Accra — The Ghanaian economy has for a very long time been dependent on export revenues from gold, cocoa and timber, whose prices in the international market keep fluctuating.
Diversifying the country's export base, with focus on the non- traditional export sector has become the alternative. Naturally, non- traditional agricultural exports, including horticultural products, pineapples, fruits and vegetables, meat, fish and sea foods and plantain, etc have been identified as potential sectors to provide the elusive jobs.
However, there appears to be no future for Ghana's non- traditional exports as new quality and safety standards by western super markets have led to declining returns in the sector.
Dr. Ramatu Alhassan, a Senior Lecturer and Head of the Department of Agricultural Economics of the University of Ghana, disclosed Thursday that trend analysis from 1984 to 2003 show that apart from occasional increases in a few export products, year to year averages on non traditional agricultural exports do not indicate any progress for Ghana despite an increase in global trade in non-traditional exports.
Delivering a lecture on "Globalisation, Agricultural Trade and the Informal Economy," at this year's development seminar series organized by the Institute of Statistical, Social and Economic Research (ISSER) and the Merchant Bank at the British Council in Accra, Dr. Ramatu said apart from the fact the that earnings from the non traditional agricultural export sector are dropping, Ghanaian exporters are not capable of surpassing new hurdles that are about to confront the sector in future.
These hurdles, include new quality and safety standards, which involves the "full traceability of products to the farm." That is, if a container load of pineapples from Ghana is sold to any company in the world, the recipient, if need be, should be able to trace the product to the farm of origin in Ghana.
The new rules also requires producers to produce "comprehensive records, do risk assessment for new agricultural sites, packaging according to strict conditions, hygiene precautions during harvesting, announced and unannounced on-farm audits and minimum working standards for workers," among a host of others, which must be met before products are allowed entry into European markets.
The penalty for non compliance, according to Dr. Ramatu, is exclusion from the "growing mainstream standing order markets and relegation to unstructured and decreasing spot markets." But as things stand now, many Ghanaian exporters would find it difficult, if not impossible to meet these standards.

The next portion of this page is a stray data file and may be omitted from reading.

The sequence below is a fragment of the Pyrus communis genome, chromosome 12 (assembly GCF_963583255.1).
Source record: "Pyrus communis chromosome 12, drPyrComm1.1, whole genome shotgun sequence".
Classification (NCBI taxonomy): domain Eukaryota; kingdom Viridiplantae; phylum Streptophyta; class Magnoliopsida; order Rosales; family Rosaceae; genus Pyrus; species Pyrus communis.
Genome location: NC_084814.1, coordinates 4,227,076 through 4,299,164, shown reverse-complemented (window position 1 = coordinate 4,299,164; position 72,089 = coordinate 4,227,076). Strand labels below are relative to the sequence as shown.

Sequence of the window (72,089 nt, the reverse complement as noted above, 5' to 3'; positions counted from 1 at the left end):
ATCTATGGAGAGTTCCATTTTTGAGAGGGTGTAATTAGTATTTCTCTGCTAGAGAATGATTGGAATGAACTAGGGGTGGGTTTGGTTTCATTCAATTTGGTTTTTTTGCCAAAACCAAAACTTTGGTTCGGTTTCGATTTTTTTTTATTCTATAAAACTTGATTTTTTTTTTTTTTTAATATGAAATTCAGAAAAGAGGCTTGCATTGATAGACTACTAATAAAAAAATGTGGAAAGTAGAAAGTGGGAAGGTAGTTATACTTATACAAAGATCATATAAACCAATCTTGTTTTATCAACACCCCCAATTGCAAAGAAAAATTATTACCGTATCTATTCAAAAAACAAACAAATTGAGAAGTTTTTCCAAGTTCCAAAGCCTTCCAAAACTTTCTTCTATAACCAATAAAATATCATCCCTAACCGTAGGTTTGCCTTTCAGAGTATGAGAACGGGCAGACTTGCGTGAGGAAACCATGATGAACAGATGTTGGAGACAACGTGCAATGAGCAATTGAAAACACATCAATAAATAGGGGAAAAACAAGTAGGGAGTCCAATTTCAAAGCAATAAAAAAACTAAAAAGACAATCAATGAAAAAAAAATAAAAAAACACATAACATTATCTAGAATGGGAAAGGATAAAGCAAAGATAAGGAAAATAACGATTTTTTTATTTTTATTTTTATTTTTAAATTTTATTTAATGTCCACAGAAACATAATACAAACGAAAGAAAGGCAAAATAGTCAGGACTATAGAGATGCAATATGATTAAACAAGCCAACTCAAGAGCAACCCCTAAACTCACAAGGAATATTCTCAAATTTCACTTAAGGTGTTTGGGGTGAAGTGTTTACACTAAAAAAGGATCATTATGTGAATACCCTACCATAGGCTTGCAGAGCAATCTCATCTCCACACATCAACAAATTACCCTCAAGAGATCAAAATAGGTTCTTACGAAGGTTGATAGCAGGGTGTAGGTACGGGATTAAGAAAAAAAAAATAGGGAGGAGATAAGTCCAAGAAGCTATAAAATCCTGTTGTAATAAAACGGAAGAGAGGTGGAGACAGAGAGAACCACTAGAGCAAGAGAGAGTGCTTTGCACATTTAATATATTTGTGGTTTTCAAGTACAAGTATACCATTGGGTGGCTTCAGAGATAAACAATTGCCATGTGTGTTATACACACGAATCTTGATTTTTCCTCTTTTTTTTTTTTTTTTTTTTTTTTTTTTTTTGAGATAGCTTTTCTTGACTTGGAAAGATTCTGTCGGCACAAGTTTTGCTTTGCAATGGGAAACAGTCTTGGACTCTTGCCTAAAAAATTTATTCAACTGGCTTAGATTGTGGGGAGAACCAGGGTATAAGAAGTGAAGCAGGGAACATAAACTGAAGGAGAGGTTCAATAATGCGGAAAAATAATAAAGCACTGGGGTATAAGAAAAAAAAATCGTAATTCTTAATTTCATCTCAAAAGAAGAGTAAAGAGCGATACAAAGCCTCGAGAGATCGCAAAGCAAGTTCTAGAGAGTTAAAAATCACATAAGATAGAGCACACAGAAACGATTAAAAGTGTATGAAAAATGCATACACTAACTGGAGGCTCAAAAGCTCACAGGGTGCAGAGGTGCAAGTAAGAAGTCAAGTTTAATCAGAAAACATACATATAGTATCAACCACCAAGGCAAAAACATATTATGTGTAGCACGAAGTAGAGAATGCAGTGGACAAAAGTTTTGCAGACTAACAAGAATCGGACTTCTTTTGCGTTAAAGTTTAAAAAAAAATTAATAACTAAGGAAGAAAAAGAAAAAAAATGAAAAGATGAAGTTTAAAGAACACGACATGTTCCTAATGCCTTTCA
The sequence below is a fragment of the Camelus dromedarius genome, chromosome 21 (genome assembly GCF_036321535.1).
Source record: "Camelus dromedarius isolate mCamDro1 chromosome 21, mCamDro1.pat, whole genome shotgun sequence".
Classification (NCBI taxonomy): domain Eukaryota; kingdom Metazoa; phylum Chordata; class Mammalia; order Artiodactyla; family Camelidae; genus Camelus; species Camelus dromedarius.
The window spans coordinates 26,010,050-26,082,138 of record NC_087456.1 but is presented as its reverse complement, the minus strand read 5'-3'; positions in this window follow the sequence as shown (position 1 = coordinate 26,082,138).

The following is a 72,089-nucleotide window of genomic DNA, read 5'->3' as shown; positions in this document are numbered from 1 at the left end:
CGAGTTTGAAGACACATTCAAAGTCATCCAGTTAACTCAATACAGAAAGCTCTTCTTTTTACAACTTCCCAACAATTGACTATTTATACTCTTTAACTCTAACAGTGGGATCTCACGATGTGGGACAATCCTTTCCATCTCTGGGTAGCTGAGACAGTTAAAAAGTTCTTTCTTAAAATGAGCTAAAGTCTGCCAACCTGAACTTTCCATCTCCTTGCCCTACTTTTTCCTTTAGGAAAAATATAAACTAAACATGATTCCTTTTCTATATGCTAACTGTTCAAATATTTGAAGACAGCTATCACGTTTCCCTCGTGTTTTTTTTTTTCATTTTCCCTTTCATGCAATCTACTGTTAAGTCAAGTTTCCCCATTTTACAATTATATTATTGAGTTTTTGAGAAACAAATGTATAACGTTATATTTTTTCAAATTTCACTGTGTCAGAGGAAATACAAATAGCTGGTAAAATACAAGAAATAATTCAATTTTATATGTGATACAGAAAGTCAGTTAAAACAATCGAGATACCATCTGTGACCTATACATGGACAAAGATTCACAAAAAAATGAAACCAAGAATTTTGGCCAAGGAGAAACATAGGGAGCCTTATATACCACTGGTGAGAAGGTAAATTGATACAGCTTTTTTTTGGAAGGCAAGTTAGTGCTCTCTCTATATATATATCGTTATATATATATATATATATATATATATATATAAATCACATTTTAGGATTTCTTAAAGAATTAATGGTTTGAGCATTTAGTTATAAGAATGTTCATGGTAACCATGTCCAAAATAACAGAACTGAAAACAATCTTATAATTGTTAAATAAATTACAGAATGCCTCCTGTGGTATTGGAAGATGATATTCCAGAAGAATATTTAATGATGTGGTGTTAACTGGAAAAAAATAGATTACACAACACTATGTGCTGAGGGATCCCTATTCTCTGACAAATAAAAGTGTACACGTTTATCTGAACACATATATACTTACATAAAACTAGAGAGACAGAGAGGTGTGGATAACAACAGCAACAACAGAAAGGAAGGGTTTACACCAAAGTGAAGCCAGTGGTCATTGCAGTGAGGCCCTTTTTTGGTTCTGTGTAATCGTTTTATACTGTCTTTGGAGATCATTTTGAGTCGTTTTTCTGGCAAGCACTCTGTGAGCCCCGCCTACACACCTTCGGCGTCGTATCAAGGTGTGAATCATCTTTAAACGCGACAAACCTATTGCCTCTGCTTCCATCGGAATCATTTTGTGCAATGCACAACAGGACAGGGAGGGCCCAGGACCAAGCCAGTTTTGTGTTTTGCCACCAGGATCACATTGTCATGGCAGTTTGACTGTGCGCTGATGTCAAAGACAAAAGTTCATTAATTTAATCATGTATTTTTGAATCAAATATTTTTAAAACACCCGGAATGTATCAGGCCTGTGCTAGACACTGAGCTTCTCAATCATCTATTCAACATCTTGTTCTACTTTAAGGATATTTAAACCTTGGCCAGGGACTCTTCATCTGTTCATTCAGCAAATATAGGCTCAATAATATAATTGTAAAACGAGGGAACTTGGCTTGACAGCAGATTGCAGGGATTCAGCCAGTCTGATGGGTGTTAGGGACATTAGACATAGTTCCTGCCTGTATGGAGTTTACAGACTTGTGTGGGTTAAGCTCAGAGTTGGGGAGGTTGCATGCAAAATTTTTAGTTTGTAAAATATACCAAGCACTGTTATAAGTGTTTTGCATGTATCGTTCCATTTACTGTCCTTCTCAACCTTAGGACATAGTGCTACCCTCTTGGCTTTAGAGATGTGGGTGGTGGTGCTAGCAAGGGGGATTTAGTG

For instance to meet the requirements of the new rules, which include having toilet facilities on farms, effective, but safe pest control measures, storerooms on farms, residue pits, empty container disposable points, pack houses, and others, a Ghanaian producer will require about $240,000 to start with. Besides, close to $40, 000 is required to meet annual recurrent compliance costs including annual certification. These amounts would certainly be beyond the reach of many Ghanaian producers.
The emergence of these new rules has resulted in changes in the structure and conduct of global markets in horticultural products.
Dr. Ramatu disclosed that unlike the past, there is now the emergence of super markets, which now dictate the pace and terms of world food trade. For instance, in Western Europe and Japan, the super markets now control 80% and 65% respectively of the food trade.
Aside the constraints of quality standards and the threat of isolation, trading destinations are constantly changing without market information on emerging markets.
Dr. Ramatu cites for instance that while Asia and Eastern Europe have emerged in recent times as major markets for horticultural products, recording over 10% increase in global food and horticultural trade, majority of Ghana's horticultural exports are still destined for the EU.
Thus, until Ghanaian producers, invest in market intelligence to understand the rapidly changing opportunities and requirements of the market, Ghana's non traditional exports will have no future in the increasingly competitive global environment.
Dr. Ramatu even postulates that if the Economic Partnership Agreements (EPAs), which seek further cuts in tariffs, are implemented, the situation could be dire for non- traditional exports and for poverty alleviation.